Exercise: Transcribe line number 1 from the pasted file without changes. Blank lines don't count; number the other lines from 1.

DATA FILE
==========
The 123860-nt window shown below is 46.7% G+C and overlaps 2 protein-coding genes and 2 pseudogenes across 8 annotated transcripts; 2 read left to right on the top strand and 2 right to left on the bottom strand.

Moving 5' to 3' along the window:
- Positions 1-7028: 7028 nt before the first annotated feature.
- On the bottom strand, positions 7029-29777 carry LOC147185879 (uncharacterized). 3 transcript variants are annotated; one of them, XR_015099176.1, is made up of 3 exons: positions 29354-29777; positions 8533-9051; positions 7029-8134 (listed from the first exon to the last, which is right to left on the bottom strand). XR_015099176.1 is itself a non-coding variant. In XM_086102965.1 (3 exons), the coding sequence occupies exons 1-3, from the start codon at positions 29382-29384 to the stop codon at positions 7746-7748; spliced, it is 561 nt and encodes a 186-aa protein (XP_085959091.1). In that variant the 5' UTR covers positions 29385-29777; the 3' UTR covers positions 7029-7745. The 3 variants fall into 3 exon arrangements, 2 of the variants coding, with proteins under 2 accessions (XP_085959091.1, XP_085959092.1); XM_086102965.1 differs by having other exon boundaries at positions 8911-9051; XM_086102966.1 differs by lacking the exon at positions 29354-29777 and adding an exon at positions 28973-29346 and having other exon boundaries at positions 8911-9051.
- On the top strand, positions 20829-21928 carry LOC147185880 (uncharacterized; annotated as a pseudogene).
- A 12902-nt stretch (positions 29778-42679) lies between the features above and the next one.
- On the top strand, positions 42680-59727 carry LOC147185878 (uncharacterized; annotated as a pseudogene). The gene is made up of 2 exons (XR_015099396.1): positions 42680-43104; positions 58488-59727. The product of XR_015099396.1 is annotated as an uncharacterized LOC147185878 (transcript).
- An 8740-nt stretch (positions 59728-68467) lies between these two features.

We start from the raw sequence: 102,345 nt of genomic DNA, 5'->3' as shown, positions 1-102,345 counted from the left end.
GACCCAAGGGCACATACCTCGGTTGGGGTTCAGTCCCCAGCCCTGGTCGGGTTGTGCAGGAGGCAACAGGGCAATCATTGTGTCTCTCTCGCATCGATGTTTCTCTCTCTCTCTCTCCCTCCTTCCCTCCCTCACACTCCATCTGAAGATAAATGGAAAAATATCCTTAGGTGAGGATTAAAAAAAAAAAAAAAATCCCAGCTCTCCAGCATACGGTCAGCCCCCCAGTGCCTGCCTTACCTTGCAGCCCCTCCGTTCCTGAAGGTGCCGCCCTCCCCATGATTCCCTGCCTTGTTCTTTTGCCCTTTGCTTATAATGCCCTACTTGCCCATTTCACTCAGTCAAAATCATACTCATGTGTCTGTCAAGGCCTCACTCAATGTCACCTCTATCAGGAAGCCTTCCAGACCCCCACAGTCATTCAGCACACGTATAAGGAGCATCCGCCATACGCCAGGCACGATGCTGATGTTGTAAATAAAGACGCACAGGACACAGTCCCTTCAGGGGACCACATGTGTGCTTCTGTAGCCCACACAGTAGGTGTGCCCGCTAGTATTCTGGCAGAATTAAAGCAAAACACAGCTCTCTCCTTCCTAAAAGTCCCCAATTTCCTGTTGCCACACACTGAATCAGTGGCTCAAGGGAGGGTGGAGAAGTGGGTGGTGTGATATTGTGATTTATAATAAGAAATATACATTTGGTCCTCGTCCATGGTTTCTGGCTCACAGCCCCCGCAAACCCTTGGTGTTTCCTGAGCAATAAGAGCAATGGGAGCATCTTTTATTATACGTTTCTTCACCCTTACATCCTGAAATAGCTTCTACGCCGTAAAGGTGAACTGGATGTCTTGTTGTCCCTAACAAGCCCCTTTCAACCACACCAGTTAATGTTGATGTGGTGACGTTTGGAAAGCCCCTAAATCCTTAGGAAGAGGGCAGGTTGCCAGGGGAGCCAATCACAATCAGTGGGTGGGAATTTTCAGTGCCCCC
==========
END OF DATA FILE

The 123860-nt window shown below is 46.7% G+C and overlaps 2 protein-coding genes and 2 pseudogenes across 8 annotated transcripts; 2 read left to right on the top strand and 2 right to left on the bottom strand.